Water Environment & Technology (WE&T) is the premier magazine for the water quality field. WE&T provides information on what professionals demand: cutting-edge technologies, innovative solutions, operations and maintenance, regulatory and legislative impacts, and professional development.
any wastewater treatment professional will attest, grit can wreak havoc at a
treatment facility. Yet rarely is the nature of grit quantified or understood
before upgrade projects or new system designs are undertaken. Most process
upgrades require extensive site-specific wastewater data (such as total
suspended solids and biochemical oxygen demand), but the first step in the
treatment train often is designed without taking these into account. Yet poor
grit removal, handling, and processing equipment selection and performance can
have significant effects on downstream unit processes.
Shaking the sand out
systems often are part of the first generation of unit processes at water
resource recovery facilities (WRRFs). Some of these facilities are still in
use, but many have gone through upgrades and are approaching 20 to 25 years in
age. Because of the abrasiveness of grit, the operations and maintenance costs
for these systems can be high.
due to more-stringent effluent permit limits, many WRRFs are considering other
advanced treatment processes, such as biological nutrient removal, membrane
bioreactors, or other upgrades that can be adversely affected by the carryover
and accumulation of grit.
there is a greater need for grit systems to achieve higher removal
efficiencies, either through retrofits or outright replacement. Retrofits and
additions often can face several challenges, including limited space for
construction of new processes, difficulty in maintaining existing grit removal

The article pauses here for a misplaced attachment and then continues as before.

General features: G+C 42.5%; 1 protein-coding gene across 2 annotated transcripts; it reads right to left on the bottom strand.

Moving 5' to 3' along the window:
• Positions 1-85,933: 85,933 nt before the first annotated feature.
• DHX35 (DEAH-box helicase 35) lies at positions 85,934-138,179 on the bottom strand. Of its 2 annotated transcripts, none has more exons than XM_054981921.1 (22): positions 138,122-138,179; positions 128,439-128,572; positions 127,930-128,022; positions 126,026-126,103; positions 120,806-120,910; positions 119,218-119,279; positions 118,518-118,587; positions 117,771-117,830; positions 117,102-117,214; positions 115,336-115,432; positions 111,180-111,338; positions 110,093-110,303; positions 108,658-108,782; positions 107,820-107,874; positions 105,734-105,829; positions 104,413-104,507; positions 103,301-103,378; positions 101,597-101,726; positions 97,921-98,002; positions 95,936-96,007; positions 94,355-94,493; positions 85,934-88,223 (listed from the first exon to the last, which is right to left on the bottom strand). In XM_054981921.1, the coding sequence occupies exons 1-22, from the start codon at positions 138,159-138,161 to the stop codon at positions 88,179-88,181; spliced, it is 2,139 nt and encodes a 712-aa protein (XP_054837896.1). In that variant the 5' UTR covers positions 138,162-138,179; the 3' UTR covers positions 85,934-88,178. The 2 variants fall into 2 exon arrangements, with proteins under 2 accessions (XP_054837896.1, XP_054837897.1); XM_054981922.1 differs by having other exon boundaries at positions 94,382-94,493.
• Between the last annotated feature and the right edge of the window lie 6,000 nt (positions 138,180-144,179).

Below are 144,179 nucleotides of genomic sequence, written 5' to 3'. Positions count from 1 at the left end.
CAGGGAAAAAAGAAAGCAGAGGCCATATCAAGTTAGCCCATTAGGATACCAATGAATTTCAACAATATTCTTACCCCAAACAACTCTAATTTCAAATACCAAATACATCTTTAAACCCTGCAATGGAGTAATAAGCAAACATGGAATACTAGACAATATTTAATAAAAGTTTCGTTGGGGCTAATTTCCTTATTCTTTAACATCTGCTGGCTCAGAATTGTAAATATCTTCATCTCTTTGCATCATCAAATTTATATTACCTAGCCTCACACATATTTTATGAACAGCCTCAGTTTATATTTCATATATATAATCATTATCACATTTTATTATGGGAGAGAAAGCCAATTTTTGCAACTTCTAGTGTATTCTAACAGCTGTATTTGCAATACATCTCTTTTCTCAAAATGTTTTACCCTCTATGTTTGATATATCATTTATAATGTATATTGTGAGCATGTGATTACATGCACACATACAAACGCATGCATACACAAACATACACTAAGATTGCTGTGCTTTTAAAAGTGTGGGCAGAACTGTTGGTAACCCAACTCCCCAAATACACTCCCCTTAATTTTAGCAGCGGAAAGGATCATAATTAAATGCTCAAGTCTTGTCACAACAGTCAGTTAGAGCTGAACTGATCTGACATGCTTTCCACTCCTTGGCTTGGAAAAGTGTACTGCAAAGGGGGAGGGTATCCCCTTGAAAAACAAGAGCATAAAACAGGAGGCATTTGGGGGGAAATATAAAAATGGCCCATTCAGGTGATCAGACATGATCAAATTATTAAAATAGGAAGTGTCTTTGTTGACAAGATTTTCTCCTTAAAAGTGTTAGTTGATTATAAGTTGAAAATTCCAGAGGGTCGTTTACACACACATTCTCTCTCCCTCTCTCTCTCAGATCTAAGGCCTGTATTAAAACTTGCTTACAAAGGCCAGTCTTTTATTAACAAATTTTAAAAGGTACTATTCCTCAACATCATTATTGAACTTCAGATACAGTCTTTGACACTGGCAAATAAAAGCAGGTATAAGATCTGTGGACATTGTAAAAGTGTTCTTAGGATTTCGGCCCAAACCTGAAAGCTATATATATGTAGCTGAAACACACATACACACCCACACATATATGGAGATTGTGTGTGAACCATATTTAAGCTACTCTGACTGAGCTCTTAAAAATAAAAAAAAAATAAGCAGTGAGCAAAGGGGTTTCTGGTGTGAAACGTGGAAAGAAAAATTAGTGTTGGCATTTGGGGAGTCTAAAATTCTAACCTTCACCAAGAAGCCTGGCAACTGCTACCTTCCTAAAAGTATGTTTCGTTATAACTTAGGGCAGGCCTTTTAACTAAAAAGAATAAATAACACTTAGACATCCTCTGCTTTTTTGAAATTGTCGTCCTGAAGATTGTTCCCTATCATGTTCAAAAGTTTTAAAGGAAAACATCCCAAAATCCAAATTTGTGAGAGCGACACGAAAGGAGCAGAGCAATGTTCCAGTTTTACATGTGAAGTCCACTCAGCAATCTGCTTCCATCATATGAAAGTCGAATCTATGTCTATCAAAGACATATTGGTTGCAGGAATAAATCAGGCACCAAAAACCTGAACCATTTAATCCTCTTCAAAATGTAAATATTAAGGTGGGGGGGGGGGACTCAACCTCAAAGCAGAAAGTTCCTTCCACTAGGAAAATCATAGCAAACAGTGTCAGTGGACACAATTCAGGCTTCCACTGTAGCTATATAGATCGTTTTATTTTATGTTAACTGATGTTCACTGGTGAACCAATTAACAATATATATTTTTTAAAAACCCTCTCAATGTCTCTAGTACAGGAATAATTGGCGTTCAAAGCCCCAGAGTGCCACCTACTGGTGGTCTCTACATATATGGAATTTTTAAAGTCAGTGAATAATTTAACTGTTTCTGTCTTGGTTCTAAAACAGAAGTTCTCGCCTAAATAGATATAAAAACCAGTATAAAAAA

during construction, phasing of tie-ins, and hydraulic limitations. Read more
All shook up
link deep-well injecting, water extraction, and earthquakes
Coming in the next issue:
Re-energizing the discussion
and resource recovery might be the catch phrase of the moment, but there’s a
good reason: Its importance becomes clear each month when the electric bill
arrives. Additionally, energy and resource recovery has elements of conserving,
protecting, and providing environmental services, so it is thematically in line
with water and sanitation services.
November issue examines several different aspects of energy and resource
recovery. The article, “Membrane bioreactors are not energy hogs,” evens the
playing field between membrane bioreactors and conventional activated sludge
for municipal wastewater treatment. By taking into account newer membrane
technologies and more stringent permit limits, the energy difference between
the two technologies shrinks considerably.
on the topic of leveraging technology, “Harnessing big data for energy and
asset management,” explains how using data science can improve energy
efficiency and recovery. Information about what’s happening in a process or
facility is good; organizing that information into actionable knowledge is
further toward recovery, “A smooth blend” details how a utility improved its
operations and boosted its methane gas production by adding excess fats, oils,
and grease into its digesters. Minor improvements, simple standard operating
procedures, and meaningful operational data led to energy production without an
increase in staff.
on what’s next once the energy is produced, “Spreading the wealth” tells how a California
utility set up the agreements and deals to sell surplus renewable energy. This
type of sales requires such things as renewable-generator certifications,
registrations, and coordination with various regulatory authorities.
Also in this issue
in sewer-flow monitoring.
A Department of Watershed Management division in Atlanta
invents a “sewer boat” to monitor flows and bypass obstacles.
Bienvenidos to the
The world’s largest algae and wastewater project in Spain is showing positive
Despite public education campaigns, London continues to battle grease and wet
wipes clogging the city’s sewers.
instrumentation set for growth.
Automated instruments can help streamline
plant operations and save on labor costs, but skilled operators still will be